Slow Is Smooth, Smooth Is Fast

A friend and one-time colleague reminded me of the above saying recently. Since then I have repeated it roughly ten times a day. Kristy is ready to kill me, but she knows that it is true. It’s simple, but it’s helping us be more deliberate.

 

I snapped the photo at the Tuskiji Fish Market in Tokyo. You need to get up before the sun, but visiting the market is so worth it. One of the things that I took away was the coexistence of activity and serenity. It’s a busy place. If you are not careful one of the tuna laden motorized carts will take you out. At the same time there were moments of calm control; vignettes of a long developed craft being carefully exercised. The photo above was one of those moments. Off to the side there were more enormous fish waiting their turn. It looked like a mountain of work. Nonetheless, the monger planned each cut and executed it methodically. His expression didn’t change. He never saw me, even though I was 6 feet away. It was so slow and so smooth. I doubt he makes mistakes. I doubt he wastes time.

 

The saying can be applied to us on so many levels. A few examples…

 

First, making popcorn. We have had four people report that they received a box with something missing inside. That’s terrible. Not only did we ruin their moment, we also need to ship replacements. Shipping is slow, expensive, and painful. We are now methodical when packing boxes. There are no more screw ups. This has to be the most literal expression of slow is smooth, smooth is fast.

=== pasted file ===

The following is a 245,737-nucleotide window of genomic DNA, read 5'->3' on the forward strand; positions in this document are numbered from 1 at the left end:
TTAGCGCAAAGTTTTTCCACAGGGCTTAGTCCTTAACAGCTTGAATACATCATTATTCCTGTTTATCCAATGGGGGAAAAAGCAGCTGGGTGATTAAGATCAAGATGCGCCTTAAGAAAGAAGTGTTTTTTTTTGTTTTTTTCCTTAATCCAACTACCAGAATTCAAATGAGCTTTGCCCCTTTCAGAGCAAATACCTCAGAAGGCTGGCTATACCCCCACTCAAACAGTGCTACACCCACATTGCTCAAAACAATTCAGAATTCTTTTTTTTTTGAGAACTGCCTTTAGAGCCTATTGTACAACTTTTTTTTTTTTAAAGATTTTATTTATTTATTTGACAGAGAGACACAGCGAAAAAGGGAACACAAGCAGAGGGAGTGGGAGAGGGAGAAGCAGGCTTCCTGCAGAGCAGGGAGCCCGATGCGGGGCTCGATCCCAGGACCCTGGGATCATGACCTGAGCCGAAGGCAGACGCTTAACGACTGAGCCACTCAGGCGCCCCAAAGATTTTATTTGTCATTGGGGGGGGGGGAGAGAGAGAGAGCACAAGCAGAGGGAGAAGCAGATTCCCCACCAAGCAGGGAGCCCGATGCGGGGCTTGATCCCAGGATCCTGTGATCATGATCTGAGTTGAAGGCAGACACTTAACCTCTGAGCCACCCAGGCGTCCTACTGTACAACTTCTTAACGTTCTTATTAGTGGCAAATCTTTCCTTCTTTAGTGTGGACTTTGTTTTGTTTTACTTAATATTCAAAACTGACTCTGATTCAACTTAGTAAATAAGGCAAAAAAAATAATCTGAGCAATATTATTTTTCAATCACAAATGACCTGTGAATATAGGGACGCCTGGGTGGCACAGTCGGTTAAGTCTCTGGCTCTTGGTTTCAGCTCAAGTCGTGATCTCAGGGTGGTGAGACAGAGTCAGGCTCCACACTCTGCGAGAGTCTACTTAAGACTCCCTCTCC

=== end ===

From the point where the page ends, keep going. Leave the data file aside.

Second, day to day activities. Kristy and I are running flat tack. It’s easy to drop a ball and we do now and then. These little mistakes, like say, forgetting to respond to a magazine’s request for samples, are time consuming and costly. Every time I read a story of a startup that made it, there is a least one big, “Thank god we didn’t agree to that.” or a, “If we hadn’t started that conversation, we never would have…” These important decision points will arrive without warning. They will at first look like just another email, conversation, store, whatever. If we are going too fast we will miss it.

 

Third, our markets. We have received tons of requests from markets across the US. We look each one up to learn about it. It’s fun. These are really cool stores, and we so badly want to see our popcorn there. We have to say no. It’s so hard. It feels wrong every time, but we have to focus on our region first. Lean, improve, and build our brand before selling is new markets. Slow and smooth.

 

The post is coming out of a small, quiet, and yellow hotel room in Minneapolis. I’m here doing some really cool design, but working full time in addition to Quinn Popcorn is a real challenge. If we are going to keep up, if we are going to catch the opportunities as they attempt to flutter past, slow, smooth, and fast is the only way.

 

Oh, right, one more photo of the glorious tuna.

Tsukiji Market

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